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That was one of the more uninformed and useless analyses I have yet read on CD, ZonaZoo. Bravo.

Look at the decision this way - Phoenix is where you go if you can't afford LA.

As a Bostonian myself, I must say it is just like New England, though, except for the following things: culture, education, economic vitality, professionals, high unemployment, architecture, food, attitudes of people, anti-immigrant xenophobia, homophobia, racism, fatal heat, dust, strip malls, ozone, people who don't tuck their shirts in, real estate scammers, $2 corona happy hours that draw half the city, DUIs, meth labs, P.F. Chang's as "fine dining", title loans, gang warfare, drug smuggling, people who carry guns unecessarily, prevalence of custom rims, neck tattoos, UFC fans, teenage pregnancy, cactus, golf losers, obese cowboys, facist law enforcement, phony "libertarians", belt buckles, moster trucks, upscale bars that cater to 19yos with fake IDs, "Ultra Lounges", swingers, cougars, crappy sports teams and a few other related items. Feel free to ask for a few more.

Seriously, if you have a choice, go to Dallas - it is a FAR better place for a career, has a far better diverisifed economy, and while it is certainly not an East Coast city, it has a slight array of cultural amenities you might find comforting than Phoenix. If you were to hop an an airplane at Logan, not know where we you flying to, take a long nap, then wake up at your destination, I can think of no place that would be as disorienting as Phoenix in the short term and as stupfiying in the long term.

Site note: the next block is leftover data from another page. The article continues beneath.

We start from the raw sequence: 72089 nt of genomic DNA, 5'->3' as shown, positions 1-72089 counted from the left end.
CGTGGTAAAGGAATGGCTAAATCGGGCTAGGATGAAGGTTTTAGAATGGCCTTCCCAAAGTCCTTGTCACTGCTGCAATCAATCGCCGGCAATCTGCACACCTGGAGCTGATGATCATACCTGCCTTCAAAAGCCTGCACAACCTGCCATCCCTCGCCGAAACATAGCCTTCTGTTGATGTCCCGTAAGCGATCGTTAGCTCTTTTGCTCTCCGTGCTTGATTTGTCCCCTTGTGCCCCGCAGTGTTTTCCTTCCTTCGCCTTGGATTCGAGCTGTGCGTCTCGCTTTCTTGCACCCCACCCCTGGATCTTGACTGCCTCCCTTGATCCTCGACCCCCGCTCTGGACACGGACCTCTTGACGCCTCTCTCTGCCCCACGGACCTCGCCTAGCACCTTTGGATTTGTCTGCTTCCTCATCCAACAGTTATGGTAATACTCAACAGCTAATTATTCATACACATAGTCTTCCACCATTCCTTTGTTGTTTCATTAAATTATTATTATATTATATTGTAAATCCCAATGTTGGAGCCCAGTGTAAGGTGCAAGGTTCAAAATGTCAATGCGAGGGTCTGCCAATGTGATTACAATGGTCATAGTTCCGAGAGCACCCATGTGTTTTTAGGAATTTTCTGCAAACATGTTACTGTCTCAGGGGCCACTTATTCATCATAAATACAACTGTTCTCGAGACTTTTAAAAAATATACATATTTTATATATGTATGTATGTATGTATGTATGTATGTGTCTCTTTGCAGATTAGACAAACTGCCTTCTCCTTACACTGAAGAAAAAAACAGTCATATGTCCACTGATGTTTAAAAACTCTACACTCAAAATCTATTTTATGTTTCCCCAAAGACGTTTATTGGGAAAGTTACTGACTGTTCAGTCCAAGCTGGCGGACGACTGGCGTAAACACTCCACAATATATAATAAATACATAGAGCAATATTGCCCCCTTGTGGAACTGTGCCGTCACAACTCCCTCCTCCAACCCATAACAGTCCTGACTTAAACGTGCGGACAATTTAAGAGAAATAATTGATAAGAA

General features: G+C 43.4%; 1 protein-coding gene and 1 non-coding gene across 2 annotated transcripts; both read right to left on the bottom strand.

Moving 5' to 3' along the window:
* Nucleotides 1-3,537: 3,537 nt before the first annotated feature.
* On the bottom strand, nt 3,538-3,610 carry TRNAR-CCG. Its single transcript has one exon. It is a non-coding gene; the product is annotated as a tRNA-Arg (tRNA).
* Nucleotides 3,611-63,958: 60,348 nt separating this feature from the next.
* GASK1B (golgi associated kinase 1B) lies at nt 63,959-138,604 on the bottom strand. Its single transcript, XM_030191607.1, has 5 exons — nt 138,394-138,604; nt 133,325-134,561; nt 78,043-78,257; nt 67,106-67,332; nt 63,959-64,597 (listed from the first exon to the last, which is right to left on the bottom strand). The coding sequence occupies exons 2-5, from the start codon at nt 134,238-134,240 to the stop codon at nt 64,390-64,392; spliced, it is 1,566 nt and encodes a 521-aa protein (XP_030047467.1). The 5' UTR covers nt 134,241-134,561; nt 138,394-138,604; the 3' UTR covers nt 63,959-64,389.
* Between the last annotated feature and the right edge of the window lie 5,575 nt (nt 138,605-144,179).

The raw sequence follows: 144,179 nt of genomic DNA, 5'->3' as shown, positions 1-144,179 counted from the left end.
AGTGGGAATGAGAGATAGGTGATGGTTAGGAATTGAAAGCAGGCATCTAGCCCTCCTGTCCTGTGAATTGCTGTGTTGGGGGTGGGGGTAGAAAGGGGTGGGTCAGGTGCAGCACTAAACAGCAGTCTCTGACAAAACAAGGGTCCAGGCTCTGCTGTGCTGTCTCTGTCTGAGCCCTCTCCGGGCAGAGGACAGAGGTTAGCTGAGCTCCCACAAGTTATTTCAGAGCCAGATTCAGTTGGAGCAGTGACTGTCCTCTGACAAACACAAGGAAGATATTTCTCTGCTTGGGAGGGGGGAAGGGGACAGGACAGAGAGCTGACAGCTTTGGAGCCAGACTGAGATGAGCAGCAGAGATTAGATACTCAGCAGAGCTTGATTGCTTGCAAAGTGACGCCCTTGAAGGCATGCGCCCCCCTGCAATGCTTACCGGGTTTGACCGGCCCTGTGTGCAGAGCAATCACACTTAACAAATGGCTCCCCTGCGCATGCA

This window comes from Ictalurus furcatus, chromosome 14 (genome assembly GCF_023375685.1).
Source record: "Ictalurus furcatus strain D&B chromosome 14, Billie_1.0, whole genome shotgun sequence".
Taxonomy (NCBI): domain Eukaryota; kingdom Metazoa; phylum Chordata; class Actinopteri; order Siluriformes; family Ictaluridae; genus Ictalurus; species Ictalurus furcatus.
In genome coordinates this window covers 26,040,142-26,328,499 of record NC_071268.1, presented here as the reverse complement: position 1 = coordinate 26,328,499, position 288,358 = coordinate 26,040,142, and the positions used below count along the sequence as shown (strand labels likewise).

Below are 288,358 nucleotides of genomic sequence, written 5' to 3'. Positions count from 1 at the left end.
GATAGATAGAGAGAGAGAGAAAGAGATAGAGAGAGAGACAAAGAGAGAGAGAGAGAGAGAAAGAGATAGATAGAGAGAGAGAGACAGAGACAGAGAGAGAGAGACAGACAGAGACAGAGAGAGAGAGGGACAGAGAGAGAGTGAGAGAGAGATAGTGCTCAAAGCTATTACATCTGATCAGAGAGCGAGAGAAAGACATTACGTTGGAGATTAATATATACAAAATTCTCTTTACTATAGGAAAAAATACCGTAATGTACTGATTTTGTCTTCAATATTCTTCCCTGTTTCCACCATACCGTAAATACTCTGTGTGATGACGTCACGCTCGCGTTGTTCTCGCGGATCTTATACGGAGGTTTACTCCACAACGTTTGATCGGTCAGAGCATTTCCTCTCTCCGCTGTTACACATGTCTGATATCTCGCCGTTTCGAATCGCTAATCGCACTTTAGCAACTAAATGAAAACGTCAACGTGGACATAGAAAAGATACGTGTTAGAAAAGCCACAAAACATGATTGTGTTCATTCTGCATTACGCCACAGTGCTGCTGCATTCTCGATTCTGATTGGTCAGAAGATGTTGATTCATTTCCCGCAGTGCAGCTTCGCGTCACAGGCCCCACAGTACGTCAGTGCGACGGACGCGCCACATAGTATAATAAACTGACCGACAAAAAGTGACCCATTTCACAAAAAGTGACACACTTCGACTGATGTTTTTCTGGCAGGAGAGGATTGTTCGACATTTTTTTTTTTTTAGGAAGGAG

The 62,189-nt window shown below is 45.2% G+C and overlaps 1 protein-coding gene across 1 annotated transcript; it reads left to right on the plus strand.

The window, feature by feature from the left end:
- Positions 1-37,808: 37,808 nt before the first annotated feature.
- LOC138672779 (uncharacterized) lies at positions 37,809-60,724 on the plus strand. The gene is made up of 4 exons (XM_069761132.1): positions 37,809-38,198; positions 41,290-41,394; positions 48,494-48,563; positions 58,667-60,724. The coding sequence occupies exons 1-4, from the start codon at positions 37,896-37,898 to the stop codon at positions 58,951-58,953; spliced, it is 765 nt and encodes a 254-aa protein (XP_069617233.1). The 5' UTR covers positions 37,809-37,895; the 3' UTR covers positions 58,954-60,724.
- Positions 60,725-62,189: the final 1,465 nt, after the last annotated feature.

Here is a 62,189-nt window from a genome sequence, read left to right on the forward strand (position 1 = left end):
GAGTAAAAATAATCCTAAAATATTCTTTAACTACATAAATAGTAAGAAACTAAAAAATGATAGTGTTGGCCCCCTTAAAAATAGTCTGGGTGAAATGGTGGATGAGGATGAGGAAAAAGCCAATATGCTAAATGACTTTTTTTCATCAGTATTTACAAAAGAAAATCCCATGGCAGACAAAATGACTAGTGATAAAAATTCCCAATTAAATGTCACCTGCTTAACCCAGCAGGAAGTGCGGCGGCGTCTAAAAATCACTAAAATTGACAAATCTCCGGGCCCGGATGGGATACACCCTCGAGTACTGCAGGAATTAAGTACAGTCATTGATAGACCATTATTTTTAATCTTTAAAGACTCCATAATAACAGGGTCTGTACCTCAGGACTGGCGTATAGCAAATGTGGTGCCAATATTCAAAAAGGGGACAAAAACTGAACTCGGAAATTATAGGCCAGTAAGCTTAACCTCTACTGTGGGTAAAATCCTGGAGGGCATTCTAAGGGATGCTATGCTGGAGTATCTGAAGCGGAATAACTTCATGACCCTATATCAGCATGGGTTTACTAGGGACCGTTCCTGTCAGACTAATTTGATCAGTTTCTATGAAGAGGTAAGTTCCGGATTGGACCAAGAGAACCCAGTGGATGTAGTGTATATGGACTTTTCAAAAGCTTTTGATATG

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Old 08-04-2013, 07:51 PM
 
Location: 'Bout a mile off Old Mill Road
591 posts, read 602,790 times
Reputation: 476
Quote:
Originally Posted by Darien_Rod View Post
That was one of the more uninformed and useless analyses I have yet read on CD, ZonaZoo. Bravo.

Look at the decision this way - Phoenix is where you go if you can't afford LA.

As a Bostonian myself, I must say it is just like New England, though, except for the following things: culture, education, economic vitality, professionals, high unemployment, architecture, food, attitudes of people, anti-immigrant xenophobia, homophobia, racism, fatal heat, dust, strip malls, ozone, people who don't tuck their shirts in, real estate scammers, $2 corona happy hours that draw half the city, DUIs, meth labs, P.F. Chang's as "fine dining", title loans, gang warfare, drug smuggling, people who carry guns unecessarily, prevalence of custom rims, neck tattoos, UFC fans, teenage pregnancy, cactus, golf losers, obese cowboys, facist law enforcement, phony "libertarians", belt buckles, moster trucks, upscale bars that cater to 19yos with fake IDs, "Ultra Lounges", swingers, cougars, crappy sports teams and a few other related items. Feel free to ask for a few more.

Seriously, if you have a choice, go to Dallas - it is a FAR better place for a career, has a far better diverisifed economy, and while it is certainly not an East Coast city, it has a slight array of cultural amenities you might find comforting than Phoenix. If you were to hop an an airplane at Logan, not know where we you flying to, take a long nap, then wake up at your destination, I can think of no place that would be as disorienting as Phoenix in the short term and as stupfiying in the long term.
Instead of attacking me, why don't you go outside and enjoy the lukewarm summer air while it lasts? After all, it'll be gone in less than four weeks.